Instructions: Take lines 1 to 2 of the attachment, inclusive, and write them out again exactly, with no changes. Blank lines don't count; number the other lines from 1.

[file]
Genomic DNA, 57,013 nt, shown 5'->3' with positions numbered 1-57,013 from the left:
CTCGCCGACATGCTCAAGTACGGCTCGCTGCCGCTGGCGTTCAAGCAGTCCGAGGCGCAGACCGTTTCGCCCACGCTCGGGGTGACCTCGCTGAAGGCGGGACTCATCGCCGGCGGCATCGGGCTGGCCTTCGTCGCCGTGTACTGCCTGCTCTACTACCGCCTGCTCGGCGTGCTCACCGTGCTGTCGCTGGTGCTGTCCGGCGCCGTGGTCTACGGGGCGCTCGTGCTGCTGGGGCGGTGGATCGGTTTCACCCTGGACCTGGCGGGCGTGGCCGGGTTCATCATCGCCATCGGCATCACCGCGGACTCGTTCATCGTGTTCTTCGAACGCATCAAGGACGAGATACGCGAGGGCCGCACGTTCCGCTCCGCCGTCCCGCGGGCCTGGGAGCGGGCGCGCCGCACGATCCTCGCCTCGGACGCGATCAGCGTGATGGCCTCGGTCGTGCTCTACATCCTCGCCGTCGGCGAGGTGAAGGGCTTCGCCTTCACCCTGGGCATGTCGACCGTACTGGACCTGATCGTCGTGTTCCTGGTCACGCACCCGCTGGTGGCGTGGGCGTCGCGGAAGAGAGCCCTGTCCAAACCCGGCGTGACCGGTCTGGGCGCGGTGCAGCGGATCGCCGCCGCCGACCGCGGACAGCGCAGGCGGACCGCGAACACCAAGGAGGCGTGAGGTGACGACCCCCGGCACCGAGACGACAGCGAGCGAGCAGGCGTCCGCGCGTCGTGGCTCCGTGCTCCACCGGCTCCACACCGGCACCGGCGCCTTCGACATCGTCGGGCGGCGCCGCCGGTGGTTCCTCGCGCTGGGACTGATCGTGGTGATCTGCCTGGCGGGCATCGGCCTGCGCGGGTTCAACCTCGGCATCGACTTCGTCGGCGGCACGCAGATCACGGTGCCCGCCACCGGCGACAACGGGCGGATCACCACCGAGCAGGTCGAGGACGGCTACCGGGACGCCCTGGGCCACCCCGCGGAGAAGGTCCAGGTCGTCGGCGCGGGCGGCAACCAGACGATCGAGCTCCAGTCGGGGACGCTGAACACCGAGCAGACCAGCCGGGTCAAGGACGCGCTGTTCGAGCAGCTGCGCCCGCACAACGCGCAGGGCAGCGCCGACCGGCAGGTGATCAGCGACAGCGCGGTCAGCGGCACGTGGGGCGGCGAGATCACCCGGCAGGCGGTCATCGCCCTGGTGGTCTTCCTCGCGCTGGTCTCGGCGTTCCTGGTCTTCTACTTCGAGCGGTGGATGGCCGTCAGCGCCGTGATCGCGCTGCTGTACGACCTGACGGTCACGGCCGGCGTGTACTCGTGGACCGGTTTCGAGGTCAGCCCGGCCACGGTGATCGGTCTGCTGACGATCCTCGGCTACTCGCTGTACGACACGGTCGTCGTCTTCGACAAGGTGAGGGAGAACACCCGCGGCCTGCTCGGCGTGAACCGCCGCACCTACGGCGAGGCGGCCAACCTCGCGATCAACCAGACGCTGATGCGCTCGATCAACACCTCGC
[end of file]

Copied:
Genomic DNA, 57,013 nt, shown 5'->3' with positions numbered 1-57,013 from the left:
CTCGCCGACATGCTCAAGTACGGCTCGCTGCCGCTGGCGTTCAAGCAGTCCGAGGCGCAGACCGTTTCGCCCACGCTCGGGGTGACCTCGCTGAAGGCGGGACTCATCGCCGGCGGCATCGGGCTGGCCTTCGTCGCCGTGTACTGCCTGCTCTACTACCGCCTGCTCGGCGTGCTCACCGTGCTGTCGCTGGTGCTGTCCGGCGCCGTGGTCTACGGGGCGCTCGTGCTGCTGGGGCGGTGGATCGGTTTCACCCTGGACCTGGCGGGCGTGGCCGGGTTCATCATCGCCATCGGCATCACCGCGGACTCGTTCATCGTGTTCTTCGAACGCATCAAGGACGAGATACGCGAGGGCCGCACGTTCCGCTCCGCCGTCCCGCGGGCCTGGGAGCGGGCGCGCCGCACGATCCTCGCCTCGGACGCGATCAGCGTGATGGCCTCGGTCGTGCTCTACATCCTCGCCGTCGGCGAGGTGAAGGGCTTCGCCTTCACCCTGGGCATGTCGACCGTACTGGACCTGATCGTCGTGTTCCTGGTCACGCACCCGCTGGTGGCGTGGGCGTCGCGGAAGAGAGCCCTGTCCAAACCCGGCGTGACCGGTCTGGGCGCGGTGCAGCGGATCGCCGCCGCCGACCGCGGACAGCGCAGGCGGACCGCGAACACCAAGGAGGCGTGAGGTGACGACCCCCGGCACCGAGACGACAGCGAGCGAGCAGGCGTCCGCGCGTCGTGGCTCCGTGCTCCACCGGCTCCACACCGGCACCGGCGCCTTCGACATCGTCGGGCGGCGCCGCCGGTGGTTCCTCGCGCTGGGACTGATCGTGGTGATCTGCCTGGCGGGCATCGGCCTGCGCGGGTTCAACCTCGGCATCGACTTCGTCGGCGGCACGCAGATCACGGTGCCCGCCACCGGCGACAACGGGCGGATCACCACCGAGCAGGTCGAGGACGGCTACCGGGACGCCCTGGGCCACCCCGCGGAGAAGGTCCAGGTCGTCGGCGCGGGCGGCAACCAGACGATCGAGCTCCAGTCGGGGACGCTGAACACCGAGCAGACCAGCCGGGTCAAGGACGCGCTGTTCGAGCAGCTGCGCCCGCACAACGCGCAGGGCAGCGCCGACCGGCAGGTGATCAGCGACAGCGCGGTCAGCGGCACGTGGGGCGGCGAGATCACCCGGCAGGCGGTCATCGCCCTGGTGGTCTTCCTCGCGCTGGTCTCGGCGTTCCTGGTCTTCTACTTCGAGCGGTGGATGGCCGTCAGCGCCGTGATCGCGCTGCTGTACGACCTGACGGTCACGGCCGGCGTGTACTCGTGGACCGGTTTCGAGGTCAGCCCGGCCACGGTGATCGGTCTGCTGACGATCCTCGGCTACTCGCTGTACGACACGGTCGTCGTCTTCGACAAGGTGAGGGAGAACACCCGCGGCCTGCTCGGCGTGAACCGCCGCACCTACGGCGAGGCGGCCAACCTCGCGATCAACCAGACGCTGATGCGCTCGATCAACACCTCGC